Volunteer experience enriches RU nursing student personally and professionally
To push back the boundaries of her comfort zone and earn additional career experience, Hannah Holladay served as a health care volunteer in Costa Rica this summer.
The senior nursing student from Roanoke is now back at the Waldron College of Health and Human Services' School of Nursing at Radford University taking three classes and handling three clinicals. For almost three weeks, she and two other volunteers – a pre-med student from Indiana and a medical student from Spain - took over the wound care room in a countryside nursing home and freed up the facility's four nurses for more pressing duties.
"The skills I learned in nursing school were essential. Radford has taught me well...to take initiative and jump into situations with full confidence," said Holladay. "My training came in handy. My knowledge of patient care, turning and dressing changes was very helpful in getting the work done."
Holladay was one of 11 Scholar-Citizen Highlander in Action award recipients for 2013. The award is granted to support RU students' pursuit of transformative learning experiences such as study abroad experiences, international internships, domestic internships and community-based learning or scholarship.
With the itch to do something different with her summer, Holladay sought out the range of opportunities open to her and signed up with International Volunteer Headquarters, a provider of volunteering programs in developing countries.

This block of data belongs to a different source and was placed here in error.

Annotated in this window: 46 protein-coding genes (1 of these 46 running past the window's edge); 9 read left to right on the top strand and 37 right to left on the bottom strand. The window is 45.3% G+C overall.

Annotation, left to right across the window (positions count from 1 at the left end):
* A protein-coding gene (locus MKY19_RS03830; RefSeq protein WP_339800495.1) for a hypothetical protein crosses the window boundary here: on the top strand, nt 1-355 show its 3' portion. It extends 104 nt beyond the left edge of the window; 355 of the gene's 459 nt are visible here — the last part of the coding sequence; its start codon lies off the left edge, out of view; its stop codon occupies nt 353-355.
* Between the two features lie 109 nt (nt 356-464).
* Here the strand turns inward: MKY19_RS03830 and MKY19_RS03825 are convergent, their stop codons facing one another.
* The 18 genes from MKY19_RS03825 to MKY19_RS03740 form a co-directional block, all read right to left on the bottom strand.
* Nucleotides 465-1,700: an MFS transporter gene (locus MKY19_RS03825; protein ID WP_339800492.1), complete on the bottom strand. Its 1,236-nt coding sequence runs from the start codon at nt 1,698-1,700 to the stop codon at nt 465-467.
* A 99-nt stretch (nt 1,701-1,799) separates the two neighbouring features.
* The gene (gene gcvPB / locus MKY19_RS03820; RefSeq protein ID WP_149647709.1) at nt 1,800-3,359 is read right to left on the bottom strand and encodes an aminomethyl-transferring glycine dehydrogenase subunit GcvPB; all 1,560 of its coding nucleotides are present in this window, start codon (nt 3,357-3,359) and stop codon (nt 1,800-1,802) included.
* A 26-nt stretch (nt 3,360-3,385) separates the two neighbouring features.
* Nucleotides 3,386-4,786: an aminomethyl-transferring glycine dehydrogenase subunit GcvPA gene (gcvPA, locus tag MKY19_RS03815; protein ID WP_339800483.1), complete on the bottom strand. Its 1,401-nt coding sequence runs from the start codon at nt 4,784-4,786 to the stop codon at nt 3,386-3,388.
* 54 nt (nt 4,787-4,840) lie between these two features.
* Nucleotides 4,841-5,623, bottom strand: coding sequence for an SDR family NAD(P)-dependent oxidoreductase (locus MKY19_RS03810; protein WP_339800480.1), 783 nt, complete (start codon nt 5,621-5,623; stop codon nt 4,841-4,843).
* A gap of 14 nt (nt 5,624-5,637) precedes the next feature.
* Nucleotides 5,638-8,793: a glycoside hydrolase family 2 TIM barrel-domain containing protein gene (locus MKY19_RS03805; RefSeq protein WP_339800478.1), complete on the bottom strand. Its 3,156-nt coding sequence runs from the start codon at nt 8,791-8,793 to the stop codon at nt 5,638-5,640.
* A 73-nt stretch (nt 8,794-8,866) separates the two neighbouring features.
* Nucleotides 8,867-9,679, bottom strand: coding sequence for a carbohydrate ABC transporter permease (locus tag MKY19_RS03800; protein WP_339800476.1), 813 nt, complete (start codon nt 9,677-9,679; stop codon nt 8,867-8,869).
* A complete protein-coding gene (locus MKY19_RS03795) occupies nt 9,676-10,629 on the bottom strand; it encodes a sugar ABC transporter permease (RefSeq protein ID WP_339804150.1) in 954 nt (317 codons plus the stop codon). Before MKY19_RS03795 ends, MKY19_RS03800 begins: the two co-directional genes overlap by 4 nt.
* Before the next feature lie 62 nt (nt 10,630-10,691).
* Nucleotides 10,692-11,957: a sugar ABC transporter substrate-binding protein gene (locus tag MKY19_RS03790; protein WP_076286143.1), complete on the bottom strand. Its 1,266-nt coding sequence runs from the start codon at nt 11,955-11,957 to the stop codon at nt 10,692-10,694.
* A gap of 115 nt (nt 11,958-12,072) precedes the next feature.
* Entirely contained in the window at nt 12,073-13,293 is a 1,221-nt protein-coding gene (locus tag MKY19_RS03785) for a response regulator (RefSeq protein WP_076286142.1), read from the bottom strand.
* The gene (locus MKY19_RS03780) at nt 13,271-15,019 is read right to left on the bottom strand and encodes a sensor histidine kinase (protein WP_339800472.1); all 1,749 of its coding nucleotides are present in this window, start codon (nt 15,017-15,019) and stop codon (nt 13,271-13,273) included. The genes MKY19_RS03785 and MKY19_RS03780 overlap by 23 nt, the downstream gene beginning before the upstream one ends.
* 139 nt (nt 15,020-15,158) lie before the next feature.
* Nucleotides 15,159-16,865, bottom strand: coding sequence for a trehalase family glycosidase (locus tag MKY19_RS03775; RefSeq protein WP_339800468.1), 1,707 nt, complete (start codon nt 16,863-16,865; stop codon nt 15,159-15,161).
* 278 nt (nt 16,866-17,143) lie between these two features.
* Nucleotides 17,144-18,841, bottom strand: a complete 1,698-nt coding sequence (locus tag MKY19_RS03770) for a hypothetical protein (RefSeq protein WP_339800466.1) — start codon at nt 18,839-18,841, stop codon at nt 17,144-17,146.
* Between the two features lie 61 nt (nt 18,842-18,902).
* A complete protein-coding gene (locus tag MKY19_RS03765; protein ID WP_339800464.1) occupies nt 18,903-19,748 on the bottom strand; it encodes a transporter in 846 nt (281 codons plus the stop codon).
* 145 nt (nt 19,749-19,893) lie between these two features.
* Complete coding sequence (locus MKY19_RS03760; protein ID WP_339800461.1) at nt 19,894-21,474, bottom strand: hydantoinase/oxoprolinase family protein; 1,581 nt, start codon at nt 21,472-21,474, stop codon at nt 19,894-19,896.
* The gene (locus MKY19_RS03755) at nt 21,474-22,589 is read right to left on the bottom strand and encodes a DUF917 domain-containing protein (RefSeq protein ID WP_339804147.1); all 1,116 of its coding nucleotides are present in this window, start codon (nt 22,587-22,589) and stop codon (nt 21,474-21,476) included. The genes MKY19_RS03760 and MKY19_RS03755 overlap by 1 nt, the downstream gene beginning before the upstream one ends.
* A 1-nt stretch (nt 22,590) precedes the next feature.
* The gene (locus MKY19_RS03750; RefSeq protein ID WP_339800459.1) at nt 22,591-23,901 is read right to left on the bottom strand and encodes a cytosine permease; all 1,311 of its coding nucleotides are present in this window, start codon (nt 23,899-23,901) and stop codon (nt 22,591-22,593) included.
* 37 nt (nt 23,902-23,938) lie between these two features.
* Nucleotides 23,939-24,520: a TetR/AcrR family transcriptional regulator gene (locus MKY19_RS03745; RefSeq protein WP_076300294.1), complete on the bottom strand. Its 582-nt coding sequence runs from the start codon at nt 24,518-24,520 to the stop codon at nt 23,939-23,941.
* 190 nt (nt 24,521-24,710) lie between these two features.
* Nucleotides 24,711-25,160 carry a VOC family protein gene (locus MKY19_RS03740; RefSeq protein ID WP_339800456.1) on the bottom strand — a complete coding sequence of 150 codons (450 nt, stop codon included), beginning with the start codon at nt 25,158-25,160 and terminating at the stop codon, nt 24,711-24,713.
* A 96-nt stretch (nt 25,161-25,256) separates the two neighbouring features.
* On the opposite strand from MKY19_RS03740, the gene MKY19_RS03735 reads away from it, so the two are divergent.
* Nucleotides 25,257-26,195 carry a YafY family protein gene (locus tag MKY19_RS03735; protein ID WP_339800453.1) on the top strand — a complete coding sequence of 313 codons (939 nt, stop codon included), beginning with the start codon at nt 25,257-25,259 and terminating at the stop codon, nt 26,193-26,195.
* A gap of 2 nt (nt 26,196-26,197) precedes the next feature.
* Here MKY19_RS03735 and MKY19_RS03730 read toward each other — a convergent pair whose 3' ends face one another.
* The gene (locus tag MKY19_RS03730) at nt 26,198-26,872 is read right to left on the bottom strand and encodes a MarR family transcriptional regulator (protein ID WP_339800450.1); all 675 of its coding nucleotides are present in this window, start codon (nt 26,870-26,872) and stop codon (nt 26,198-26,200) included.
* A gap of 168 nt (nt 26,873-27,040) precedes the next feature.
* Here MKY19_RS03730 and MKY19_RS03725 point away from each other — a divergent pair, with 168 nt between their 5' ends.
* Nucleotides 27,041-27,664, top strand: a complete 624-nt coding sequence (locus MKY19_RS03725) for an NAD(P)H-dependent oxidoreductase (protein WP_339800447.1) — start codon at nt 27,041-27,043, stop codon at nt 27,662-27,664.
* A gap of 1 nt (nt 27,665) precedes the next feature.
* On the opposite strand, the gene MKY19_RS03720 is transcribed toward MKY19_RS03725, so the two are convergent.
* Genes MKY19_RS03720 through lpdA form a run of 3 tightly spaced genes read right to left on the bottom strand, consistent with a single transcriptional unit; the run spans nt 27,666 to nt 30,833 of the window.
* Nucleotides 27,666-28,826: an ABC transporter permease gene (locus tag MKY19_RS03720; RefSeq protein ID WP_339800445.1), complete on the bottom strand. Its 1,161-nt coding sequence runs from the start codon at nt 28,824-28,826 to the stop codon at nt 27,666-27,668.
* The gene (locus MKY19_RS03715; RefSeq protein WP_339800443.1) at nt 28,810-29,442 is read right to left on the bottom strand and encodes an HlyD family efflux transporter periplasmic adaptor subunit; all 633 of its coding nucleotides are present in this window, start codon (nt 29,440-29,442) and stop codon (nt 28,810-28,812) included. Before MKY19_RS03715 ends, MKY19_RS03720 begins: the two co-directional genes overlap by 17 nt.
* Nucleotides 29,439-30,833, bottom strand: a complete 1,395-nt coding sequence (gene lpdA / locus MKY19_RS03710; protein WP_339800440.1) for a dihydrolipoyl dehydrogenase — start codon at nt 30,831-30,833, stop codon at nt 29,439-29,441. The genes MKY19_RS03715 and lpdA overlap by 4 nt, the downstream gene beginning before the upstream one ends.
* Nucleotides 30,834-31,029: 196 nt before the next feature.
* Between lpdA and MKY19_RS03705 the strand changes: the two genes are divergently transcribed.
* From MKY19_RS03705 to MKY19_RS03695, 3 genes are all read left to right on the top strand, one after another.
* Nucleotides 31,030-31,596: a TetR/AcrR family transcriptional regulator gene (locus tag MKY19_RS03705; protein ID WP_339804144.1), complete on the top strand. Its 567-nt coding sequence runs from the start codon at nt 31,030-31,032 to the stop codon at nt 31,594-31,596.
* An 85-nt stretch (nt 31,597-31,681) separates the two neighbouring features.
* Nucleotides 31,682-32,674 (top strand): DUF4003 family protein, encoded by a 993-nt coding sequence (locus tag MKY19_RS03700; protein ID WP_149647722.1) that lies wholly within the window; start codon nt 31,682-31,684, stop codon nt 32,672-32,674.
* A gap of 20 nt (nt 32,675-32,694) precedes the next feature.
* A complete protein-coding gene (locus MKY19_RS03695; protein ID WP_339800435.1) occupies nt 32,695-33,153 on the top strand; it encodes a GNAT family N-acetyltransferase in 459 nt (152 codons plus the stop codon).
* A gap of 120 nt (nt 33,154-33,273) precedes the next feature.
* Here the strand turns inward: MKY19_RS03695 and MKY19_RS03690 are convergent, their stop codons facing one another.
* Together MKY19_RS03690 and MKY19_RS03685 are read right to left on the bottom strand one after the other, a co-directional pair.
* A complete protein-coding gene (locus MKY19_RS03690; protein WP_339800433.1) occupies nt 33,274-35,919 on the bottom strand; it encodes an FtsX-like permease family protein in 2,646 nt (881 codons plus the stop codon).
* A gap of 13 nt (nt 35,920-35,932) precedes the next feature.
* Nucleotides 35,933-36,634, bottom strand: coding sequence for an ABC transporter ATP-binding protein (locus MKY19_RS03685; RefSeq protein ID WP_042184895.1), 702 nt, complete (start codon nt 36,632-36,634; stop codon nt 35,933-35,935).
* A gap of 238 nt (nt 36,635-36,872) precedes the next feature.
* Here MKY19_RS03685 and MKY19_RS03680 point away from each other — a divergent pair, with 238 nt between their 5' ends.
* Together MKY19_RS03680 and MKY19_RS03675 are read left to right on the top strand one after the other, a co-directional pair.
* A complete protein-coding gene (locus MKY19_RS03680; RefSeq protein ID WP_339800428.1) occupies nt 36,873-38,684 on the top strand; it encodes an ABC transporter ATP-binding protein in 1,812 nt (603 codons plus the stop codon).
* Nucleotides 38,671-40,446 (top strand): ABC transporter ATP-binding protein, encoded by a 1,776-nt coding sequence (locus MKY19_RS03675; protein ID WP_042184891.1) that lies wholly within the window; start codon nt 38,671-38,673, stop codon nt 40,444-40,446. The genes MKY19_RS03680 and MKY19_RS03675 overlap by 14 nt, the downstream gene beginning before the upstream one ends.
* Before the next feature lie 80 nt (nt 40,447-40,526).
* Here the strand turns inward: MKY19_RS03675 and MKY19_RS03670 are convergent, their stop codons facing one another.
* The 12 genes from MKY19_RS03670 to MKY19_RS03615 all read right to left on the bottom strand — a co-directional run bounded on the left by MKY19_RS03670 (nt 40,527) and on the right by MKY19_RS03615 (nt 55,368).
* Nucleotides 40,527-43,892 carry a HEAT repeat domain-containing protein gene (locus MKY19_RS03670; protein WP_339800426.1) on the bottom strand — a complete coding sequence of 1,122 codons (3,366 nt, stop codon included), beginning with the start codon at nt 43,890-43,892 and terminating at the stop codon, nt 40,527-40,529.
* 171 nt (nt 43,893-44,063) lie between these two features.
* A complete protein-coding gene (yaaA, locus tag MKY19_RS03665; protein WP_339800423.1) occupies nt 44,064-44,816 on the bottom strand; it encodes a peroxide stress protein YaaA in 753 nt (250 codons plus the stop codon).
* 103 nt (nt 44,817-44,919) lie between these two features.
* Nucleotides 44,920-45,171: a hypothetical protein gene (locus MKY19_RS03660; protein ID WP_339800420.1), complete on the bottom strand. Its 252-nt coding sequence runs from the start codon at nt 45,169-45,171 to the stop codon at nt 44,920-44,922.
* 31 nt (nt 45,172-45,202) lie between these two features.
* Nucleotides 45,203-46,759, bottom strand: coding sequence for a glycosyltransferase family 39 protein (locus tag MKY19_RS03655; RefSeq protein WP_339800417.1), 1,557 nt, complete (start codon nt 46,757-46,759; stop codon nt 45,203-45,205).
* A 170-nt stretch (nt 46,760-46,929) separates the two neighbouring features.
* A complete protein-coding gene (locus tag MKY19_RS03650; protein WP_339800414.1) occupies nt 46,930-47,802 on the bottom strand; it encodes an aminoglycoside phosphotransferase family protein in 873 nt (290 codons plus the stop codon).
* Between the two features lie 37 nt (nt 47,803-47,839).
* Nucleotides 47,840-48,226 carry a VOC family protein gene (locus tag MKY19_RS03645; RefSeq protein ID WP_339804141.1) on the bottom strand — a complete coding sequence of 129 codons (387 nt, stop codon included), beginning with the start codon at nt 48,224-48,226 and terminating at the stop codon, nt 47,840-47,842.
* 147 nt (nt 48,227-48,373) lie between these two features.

"The experience will help me relate to people so much better now," she said. "I have a new respect for old people, who are really young minds in old bodies. Seeing their smiles after helping them feel better was great immediate gratification."
At the Asilo de la Vejez de Cartago, a non-profit nursing home run by Catholic nuns, Holladay was struck by the scarcity of the basic supplies she used to treat wounds, primarily the pressure wounds from a patient's being in one spot for too long.
"We squeezed the last drop out of every bottle and then cut the tops off to scrape out whatever we could use," she said.
She also participated in a dramatic trail side rescue of a hiker who had broken his leg in a fall while trying to navigate a tricky path to the falls above Montezuma Beach on Costa Rica's Pacific Coast. She assisted a local medic to splint the broken bone with sticks and strips of towel and then accompanied him as he was carried through the mountain jungle back to the nearby town.
"There was no helicopter or EMT team, just a local man with a backpack who volunteered to tend to these kind of injuries," she said. "The whole volunteer experience was exciting, humbling, challenging and it made me truly appreciate what I have and what I am capable of."
She flew into San Jose, Costa Rica's capital, by herself and was immediately immersed in the country's "very pleasant" culture by staying with a local family who housed and fed her during the stay. While there, she met and became "instant friends" with other volunteers from Australia, Austria, England, Spain, Lebanon and Belgium. Her wound room co-worker was an aspiring doctor to whom Holladay proudly taught the proper way to modestly and safely turn a patient. She also appreciated the respect she earned from the facility's busy and dedicated staff and the chance to see health care, and life, done differently.
"I spent a lot of time researching and thinking about what it would be like, but it was all way over what I could have imagined," she said.
Learn more about Radford University at www.radford.edu.